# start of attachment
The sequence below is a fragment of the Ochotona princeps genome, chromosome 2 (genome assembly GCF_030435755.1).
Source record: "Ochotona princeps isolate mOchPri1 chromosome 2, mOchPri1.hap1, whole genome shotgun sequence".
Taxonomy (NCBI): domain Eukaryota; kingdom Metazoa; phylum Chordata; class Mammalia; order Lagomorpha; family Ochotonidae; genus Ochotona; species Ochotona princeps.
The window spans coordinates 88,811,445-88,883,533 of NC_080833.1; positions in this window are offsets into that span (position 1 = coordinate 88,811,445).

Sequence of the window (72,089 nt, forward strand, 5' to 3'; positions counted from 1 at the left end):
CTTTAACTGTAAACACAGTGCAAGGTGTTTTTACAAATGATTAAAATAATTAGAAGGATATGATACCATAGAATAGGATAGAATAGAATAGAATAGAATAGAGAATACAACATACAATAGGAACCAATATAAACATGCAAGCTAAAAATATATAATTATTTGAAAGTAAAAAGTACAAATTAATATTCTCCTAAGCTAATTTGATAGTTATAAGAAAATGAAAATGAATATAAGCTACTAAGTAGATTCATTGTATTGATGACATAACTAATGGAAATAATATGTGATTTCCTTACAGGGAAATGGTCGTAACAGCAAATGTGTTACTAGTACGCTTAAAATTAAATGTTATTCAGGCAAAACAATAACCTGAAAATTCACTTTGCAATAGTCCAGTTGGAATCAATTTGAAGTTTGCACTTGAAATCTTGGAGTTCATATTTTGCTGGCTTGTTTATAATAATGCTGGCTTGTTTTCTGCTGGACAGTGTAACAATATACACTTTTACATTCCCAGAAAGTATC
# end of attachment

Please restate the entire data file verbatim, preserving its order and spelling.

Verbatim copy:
The sequence below is a fragment of the Ochotona princeps genome, chromosome 2 (genome assembly GCF_030435755.1).
Source record: "Ochotona princeps isolate mOchPri1 chromosome 2, mOchPri1.hap1, whole genome shotgun sequence".
Taxonomy (NCBI): domain Eukaryota; kingdom Metazoa; phylum Chordata; class Mammalia; order Lagomorpha; family Ochotonidae; genus Ochotona; species Ochotona princeps.
The window spans coordinates 88,811,445-88,883,533 of NC_080833.1; positions in this window are offsets into that span (position 1 = coordinate 88,811,445).

Sequence of the window (72,089 nt, forward strand, 5' to 3'; positions counted from 1 at the left end):
CTTTAACTGTAAACACAGTGCAAGGTGTTTTTACAAATGATTAAAATAATTAGAAGGATATGATACCATAGAATAGGATAGAATAGAATAGAATAGAATAGAGAATACAACATACAATAGGAACCAATATAAACATGCAAGCTAAAAATATATAATTATTTGAAAGTAAAAAGTACAAATTAATATTCTCCTAAGCTAATTTGATAGTTATAAGAAAATGAAAATGAATATAAGCTACTAAGTAGATTCATTGTATTGATGACATAACTAATGGAAATAATATGTGATTTCCTTACAGGGAAATGGTCGTAACAGCAAATGTGTTACTAGTACGCTTAAAATTAAATGTTATTCAGGCAAAACAATAACCTGAAAATTCACTTTGCAATAGTCCAGTTGGAATCAATTTGAAGTTTGCACTTGAAATCTTGGAGTTCATATTTTGCTGGCTTGTTTATAATAATGCTGGCTTGTTTTCTGCTGGACAGTGTAACAATATACACTTTTACATTCCCAGAAAGTATC